Once you know the job and the responsibilities, you have to be dedicated to answer the calls whenever they come in.  Day, Night, Winter, Summer, Christmas, Thanksgiving, always.  Not because you have to, but because YOU WANT TO! Because you take pride in being a firefighter and you are dedicated to the service.

So I challenge each of you who read this.  Ask yourself why I am a firefighter?  It doesn’t matter paid or volunteer.    Be honest with yourself.  If you truly are honest about your answer, maybe you have the right answer.  Maybe you have the drive, the pride to be the best because you want to be.  If not, start looking for ways to find that motivation. Take a class, teach some new recruits, spend some time at the station making something better.  If you still can’t find that motivation, find another occupation, hobby, or whatever you call it.  The fire service and your community doesn’t need people like you.  Nothing personal, just business.

If you are not currently a firefighter, does doing the things that I am talking about here make sense to you?  Do the things I describe here excite you and make you think about becoming a firefighter?  If so, your community needs you.  Your neighbors need you.  Firefighters in the volunteer fire forces are struggling to answer calls and keep the community protected.  Is there sacrifice in being a firefighter?  Absolutely.  There will be much time away from family and friends as you learn this craft, and become proficient at your tasks. You will miss baseball games, birthday parties, Christmas morning.  Not every one… but certainly some of them.  However, there is no greater reward than helping your neighbor and having the honor of  them giving you a simple “thank you”.  No amount of money can buy how that feels. If you want to learn more, stop by your local fire house and find out how you can become one of us.  It will be the best decision of your life.

Many times, I have heard the comment “They’re just a bunch of volunteers” as if that is some excuse for substandard performance.  NO WAY!  Volunteers do things because they want to.  Not because they have to.  Therefore, be a volunteer. a firefighter!  Take pride in what you do.  Be the best you can be everyday.

Be Safe,


"Flipping" for training

So about a month ago, I attended the Fire Department Instructor’s Conference (FDIC) in Indianapolis.  During the HOT Classes, and other training sessions, there seemed to be a common theme which was floating around all the classes and instructors.  It was an emphasis on how fire service instructors must embrace technology, find new ways to teach firefighters, and do something called “flipping the classroom”.  It seems that someone has suggested that there is a better way to teach firefighters other than “Death by Powerpoint”.  REALLY???  Say it isn’t so!!!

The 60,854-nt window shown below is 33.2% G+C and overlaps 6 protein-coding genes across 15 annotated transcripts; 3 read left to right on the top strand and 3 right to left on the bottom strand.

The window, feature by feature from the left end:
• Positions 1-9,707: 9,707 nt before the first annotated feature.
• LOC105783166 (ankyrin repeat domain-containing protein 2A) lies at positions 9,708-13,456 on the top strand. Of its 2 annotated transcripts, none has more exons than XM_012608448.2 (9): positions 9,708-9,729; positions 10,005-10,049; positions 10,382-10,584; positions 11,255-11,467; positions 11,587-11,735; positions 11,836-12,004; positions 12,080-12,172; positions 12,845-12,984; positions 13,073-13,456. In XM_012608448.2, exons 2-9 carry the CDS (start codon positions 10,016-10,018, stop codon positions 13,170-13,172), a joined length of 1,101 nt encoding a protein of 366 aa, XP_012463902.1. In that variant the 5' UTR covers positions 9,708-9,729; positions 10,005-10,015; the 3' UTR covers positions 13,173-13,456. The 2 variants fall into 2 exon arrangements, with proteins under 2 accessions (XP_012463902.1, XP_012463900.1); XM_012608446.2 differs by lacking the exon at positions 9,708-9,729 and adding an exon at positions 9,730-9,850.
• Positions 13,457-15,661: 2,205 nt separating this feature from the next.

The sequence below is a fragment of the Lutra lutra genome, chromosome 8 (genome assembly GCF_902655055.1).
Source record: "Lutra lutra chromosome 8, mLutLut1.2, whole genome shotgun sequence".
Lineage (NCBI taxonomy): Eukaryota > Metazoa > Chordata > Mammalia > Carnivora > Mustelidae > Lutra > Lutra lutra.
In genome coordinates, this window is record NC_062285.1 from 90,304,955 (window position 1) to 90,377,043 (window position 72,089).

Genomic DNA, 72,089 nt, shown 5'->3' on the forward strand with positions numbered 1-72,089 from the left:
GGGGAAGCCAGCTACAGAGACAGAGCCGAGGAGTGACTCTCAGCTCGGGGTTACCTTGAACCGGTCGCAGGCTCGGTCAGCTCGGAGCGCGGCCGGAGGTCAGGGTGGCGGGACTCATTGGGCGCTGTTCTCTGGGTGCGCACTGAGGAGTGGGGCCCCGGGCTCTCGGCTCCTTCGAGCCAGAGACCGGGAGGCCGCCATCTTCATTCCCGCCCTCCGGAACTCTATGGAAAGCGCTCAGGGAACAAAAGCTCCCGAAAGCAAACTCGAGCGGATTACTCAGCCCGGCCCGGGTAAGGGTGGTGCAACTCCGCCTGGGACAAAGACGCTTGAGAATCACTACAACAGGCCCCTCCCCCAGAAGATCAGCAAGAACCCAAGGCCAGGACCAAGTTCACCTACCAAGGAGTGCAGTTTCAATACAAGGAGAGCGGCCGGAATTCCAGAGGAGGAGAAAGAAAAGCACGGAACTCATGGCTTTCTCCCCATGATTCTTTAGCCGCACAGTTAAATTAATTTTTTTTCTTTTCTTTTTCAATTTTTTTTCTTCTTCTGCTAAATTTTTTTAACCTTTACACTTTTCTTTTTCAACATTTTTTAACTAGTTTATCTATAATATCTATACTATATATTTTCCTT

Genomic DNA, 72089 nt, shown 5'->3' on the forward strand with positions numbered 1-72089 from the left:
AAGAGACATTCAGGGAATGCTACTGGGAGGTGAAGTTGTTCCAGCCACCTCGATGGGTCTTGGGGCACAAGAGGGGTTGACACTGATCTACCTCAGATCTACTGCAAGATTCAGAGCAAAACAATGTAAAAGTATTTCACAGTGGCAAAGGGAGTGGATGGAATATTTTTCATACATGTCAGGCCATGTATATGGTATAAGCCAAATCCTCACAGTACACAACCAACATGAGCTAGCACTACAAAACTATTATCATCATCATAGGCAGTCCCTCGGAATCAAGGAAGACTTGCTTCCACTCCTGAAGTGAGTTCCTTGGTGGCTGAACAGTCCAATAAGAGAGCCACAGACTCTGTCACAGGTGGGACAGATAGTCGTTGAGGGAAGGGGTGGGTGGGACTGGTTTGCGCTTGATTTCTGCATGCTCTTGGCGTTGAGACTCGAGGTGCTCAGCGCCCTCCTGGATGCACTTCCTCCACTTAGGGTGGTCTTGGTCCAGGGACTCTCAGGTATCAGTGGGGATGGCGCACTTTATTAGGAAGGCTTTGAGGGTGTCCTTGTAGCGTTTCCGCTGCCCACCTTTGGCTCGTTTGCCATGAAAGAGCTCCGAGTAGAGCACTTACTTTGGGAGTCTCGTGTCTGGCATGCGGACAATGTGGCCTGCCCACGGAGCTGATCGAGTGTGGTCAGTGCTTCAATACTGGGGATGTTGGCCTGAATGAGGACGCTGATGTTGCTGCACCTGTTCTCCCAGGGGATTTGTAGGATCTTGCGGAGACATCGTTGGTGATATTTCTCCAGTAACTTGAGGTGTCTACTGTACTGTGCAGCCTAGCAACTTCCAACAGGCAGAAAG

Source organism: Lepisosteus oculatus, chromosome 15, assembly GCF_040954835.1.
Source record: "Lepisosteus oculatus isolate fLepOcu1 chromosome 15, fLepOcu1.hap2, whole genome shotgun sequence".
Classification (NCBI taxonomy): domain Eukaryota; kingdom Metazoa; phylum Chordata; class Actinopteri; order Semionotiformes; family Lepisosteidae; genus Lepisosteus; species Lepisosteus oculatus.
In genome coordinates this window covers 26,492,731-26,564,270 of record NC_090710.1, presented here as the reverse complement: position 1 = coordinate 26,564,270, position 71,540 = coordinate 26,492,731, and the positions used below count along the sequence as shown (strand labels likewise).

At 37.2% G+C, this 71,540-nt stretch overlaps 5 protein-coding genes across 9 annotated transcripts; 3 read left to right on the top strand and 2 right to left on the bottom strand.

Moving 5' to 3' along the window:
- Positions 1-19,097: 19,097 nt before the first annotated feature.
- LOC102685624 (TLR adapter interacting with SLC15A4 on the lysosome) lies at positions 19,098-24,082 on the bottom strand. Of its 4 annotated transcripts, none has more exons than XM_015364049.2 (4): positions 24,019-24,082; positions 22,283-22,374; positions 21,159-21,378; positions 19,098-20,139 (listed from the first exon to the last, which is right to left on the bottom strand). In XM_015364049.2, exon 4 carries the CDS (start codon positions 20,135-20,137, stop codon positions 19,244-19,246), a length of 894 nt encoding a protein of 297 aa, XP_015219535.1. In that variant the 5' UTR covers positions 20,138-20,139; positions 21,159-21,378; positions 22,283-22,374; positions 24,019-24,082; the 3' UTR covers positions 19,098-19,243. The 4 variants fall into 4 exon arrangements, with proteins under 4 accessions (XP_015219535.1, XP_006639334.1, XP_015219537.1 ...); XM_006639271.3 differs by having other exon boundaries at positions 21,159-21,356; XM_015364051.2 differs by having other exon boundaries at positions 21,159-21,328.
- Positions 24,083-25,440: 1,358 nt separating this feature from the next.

I find the concept of flipping the classroom very interesting.  The concept is really a common sense approach of how to make the instructor led sessions of training more efficient.  The basic idea is that an instructor will provide student materials via a web portal, blackboard, online learning service, or other method before the actual classroom/practical sessions begin.  It is the student’s responsibility to study this material, and be prepared to participate in training based on the ideas and concepts presented in the material prior to class.  When the actual “class” begins, the instructor has less teaching to do because students already have knowledge of the material and simply assists students as they complete the classroom segment.  In some cases, this concept may eliminate a classroom segment altogether and will simply begin with practical training.  Sound good to you?  Here are some pitfalls that must be overcome:

First, How to motivate students to do the coursework prior to training.  This can be done several ways. A test will gauge the knowledge of the student and make sure they have the minimum required knowledge to  continue with the next segment of the course.  Student participation can also be monitored using a variety of computer based learning tools (CBT).  Currently, programs such as Target Solutions (formerly Target Safety), Centrelearn, and others allow the instructor to track student progress and only allow students to continue within the curriculum when they successfully complete certain sections of material/end of course quizzes.  If you are dealing with a career organization, the motivation is quite simple.  Do it or else.  There is always that “do you want to work here?” card you can pull.  Probably not the most effective method however.